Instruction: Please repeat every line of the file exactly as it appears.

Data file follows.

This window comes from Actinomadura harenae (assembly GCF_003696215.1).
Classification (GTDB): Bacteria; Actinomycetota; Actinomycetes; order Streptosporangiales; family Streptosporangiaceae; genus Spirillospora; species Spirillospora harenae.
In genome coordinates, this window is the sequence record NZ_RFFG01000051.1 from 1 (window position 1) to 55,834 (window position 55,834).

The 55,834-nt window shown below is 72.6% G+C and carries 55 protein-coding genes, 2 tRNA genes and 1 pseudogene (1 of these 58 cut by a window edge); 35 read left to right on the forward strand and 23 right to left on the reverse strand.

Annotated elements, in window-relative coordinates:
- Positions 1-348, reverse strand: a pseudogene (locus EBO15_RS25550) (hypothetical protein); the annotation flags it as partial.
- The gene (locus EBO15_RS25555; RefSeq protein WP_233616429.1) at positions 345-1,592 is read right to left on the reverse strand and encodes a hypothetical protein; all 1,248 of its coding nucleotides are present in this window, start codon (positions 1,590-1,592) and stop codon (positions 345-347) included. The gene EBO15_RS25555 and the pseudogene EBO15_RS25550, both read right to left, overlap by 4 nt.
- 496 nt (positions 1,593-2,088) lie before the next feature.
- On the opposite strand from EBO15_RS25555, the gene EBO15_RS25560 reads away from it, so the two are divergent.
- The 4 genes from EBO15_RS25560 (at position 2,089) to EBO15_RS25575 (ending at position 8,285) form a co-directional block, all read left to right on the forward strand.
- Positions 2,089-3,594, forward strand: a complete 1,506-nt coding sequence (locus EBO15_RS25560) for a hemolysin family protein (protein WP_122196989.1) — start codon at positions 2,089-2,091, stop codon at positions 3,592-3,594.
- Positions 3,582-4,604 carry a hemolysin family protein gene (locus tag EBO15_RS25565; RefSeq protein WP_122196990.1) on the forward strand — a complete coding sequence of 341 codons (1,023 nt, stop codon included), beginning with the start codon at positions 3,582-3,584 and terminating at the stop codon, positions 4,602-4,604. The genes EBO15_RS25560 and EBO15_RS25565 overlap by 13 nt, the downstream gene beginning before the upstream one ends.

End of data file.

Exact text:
This window comes from Actinomadura harenae (assembly GCF_003696215.1).
Classification (GTDB): Bacteria; Actinomycetota; Actinomycetes; order Streptosporangiales; family Streptosporangiaceae; genus Spirillospora; species Spirillospora harenae.
In genome coordinates, this window is the sequence record NZ_RFFG01000051.1 from 1 (window position 1) to 55,834 (window position 55,834).

The 55,834-nt window shown below is 72.6% G+C and carries 55 protein-coding genes, 2 tRNA genes and 1 pseudogene (1 of these 58 cut by a window edge); 35 read left to right on the forward strand and 23 right to left on the reverse strand.

Annotated elements, in window-relative coordinates:
- Positions 1-348, reverse strand: a pseudogene (locus EBO15_RS25550) (hypothetical protein); the annotation flags it as partial.
- The gene (locus EBO15_RS25555; RefSeq protein WP_233616429.1) at positions 345-1,592 is read right to left on the reverse strand and encodes a hypothetical protein; all 1,248 of its coding nucleotides are present in this window, start codon (positions 1,590-1,592) and stop codon (positions 345-347) included. The gene EBO15_RS25555 and the pseudogene EBO15_RS25550, both read right to left, overlap by 4 nt.
- 496 nt (positions 1,593-2,088) lie before the next feature.
- On the opposite strand from EBO15_RS25555, the gene EBO15_RS25560 reads away from it, so the two are divergent.
- The 4 genes from EBO15_RS25560 (at position 2,089) to EBO15_RS25575 (ending at position 8,285) form a co-directional block, all read left to right on the forward strand.
- Positions 2,089-3,594, forward strand: a complete 1,506-nt coding sequence (locus EBO15_RS25560) for a hemolysin family protein (protein WP_122196989.1) — start codon at positions 2,089-2,091, stop codon at positions 3,592-3,594.
- Positions 3,582-4,604 carry a hemolysin family protein gene (locus tag EBO15_RS25565; RefSeq protein WP_122196990.1) on the forward strand — a complete coding sequence of 341 codons (1,023 nt, stop codon included), beginning with the start codon at positions 3,582-3,584 and terminating at the stop codon, positions 4,602-4,604. The genes EBO15_RS25560 and EBO15_RS25565 overlap by 13 nt, the downstream gene beginning before the upstream one ends.